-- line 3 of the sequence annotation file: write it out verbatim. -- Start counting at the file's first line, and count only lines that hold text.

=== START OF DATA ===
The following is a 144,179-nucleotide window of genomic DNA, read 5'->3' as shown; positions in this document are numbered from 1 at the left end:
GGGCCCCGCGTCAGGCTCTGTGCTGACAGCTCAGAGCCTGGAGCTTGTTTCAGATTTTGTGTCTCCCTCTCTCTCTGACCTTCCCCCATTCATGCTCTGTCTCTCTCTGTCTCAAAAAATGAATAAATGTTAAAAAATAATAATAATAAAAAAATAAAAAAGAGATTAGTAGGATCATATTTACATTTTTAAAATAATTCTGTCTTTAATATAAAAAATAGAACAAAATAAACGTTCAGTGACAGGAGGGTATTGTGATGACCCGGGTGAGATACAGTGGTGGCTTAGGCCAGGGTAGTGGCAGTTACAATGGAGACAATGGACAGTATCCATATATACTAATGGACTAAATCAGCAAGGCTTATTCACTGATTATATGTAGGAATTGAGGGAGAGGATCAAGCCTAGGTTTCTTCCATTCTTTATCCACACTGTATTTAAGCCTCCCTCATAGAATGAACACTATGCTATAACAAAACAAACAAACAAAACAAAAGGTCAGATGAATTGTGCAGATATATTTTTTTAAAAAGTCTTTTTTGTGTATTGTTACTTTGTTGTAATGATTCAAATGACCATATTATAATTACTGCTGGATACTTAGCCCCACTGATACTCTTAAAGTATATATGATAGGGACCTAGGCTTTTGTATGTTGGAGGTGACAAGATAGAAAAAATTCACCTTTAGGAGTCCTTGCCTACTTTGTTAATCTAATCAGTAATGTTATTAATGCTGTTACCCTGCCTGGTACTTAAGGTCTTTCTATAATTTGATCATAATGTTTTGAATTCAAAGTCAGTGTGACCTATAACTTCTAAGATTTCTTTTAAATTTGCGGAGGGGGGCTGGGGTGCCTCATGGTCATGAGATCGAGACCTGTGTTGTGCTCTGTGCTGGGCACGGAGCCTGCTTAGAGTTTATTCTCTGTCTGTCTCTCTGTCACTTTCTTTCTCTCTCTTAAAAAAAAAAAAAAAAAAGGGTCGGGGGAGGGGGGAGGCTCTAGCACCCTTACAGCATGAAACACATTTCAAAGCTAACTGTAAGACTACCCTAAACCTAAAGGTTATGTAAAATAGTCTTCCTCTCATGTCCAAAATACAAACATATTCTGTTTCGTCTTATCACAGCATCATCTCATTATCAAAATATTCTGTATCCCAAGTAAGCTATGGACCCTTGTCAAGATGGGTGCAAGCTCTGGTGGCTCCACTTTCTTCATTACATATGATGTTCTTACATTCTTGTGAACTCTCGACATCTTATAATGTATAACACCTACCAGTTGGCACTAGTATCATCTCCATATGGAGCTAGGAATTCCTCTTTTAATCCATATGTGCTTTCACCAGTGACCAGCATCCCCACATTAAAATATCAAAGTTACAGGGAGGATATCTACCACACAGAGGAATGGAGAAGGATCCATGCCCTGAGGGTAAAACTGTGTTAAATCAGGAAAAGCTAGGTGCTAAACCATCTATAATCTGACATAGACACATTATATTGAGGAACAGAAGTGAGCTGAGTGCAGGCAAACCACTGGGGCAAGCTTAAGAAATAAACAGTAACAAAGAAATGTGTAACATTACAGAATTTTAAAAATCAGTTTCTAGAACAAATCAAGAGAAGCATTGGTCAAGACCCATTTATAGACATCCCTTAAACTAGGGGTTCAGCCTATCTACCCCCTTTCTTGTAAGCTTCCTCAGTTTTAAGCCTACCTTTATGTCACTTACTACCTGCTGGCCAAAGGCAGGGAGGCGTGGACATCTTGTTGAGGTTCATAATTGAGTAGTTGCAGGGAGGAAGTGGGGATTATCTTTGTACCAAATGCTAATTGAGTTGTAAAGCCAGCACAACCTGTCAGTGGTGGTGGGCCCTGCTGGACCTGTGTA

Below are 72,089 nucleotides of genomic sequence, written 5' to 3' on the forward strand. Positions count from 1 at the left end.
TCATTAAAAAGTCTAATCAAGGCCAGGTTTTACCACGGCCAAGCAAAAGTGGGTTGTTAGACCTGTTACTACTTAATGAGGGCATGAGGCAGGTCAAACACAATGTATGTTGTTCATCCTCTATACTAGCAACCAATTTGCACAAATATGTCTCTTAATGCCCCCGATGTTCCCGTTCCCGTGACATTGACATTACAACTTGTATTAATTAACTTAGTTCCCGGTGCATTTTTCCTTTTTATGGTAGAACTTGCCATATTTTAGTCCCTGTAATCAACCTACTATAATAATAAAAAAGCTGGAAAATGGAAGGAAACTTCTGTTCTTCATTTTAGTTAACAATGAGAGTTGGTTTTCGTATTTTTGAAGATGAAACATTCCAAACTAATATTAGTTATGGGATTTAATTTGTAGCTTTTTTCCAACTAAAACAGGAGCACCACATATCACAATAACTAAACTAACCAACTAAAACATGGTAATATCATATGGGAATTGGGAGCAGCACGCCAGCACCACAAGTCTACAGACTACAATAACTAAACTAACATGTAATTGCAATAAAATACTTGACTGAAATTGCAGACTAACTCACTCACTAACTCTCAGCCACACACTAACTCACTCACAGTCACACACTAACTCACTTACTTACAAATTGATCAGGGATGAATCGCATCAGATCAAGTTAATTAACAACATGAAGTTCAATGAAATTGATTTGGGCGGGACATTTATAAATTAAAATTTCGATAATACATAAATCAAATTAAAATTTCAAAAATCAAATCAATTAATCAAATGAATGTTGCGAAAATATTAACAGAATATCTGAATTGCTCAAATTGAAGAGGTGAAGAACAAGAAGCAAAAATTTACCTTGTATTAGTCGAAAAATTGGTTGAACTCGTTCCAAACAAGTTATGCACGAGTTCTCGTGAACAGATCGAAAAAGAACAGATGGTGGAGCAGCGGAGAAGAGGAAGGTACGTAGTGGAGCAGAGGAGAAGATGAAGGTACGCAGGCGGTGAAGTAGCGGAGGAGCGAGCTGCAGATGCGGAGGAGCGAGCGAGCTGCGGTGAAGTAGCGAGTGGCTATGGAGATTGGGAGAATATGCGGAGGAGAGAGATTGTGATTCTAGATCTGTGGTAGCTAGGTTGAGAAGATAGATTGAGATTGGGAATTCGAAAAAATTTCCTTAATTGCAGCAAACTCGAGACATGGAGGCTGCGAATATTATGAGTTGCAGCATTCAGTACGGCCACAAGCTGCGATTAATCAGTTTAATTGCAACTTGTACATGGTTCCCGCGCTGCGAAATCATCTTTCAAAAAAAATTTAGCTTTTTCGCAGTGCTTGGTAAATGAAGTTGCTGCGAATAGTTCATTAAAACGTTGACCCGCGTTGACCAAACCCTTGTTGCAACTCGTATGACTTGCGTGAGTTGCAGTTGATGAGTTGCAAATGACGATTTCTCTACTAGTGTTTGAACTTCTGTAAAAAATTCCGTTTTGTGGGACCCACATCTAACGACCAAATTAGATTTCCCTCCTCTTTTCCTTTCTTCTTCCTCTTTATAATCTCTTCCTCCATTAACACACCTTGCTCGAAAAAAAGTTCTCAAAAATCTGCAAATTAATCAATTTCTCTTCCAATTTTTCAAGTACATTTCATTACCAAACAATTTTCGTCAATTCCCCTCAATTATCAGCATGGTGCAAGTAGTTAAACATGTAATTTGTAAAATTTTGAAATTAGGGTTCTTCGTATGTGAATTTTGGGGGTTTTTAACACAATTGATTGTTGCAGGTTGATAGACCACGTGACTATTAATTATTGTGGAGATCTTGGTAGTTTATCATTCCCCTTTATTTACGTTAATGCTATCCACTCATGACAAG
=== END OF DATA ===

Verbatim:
Below are 72,089 nucleotides of genomic sequence, written 5' to 3' on the forward strand. Positions count from 1 at the left end.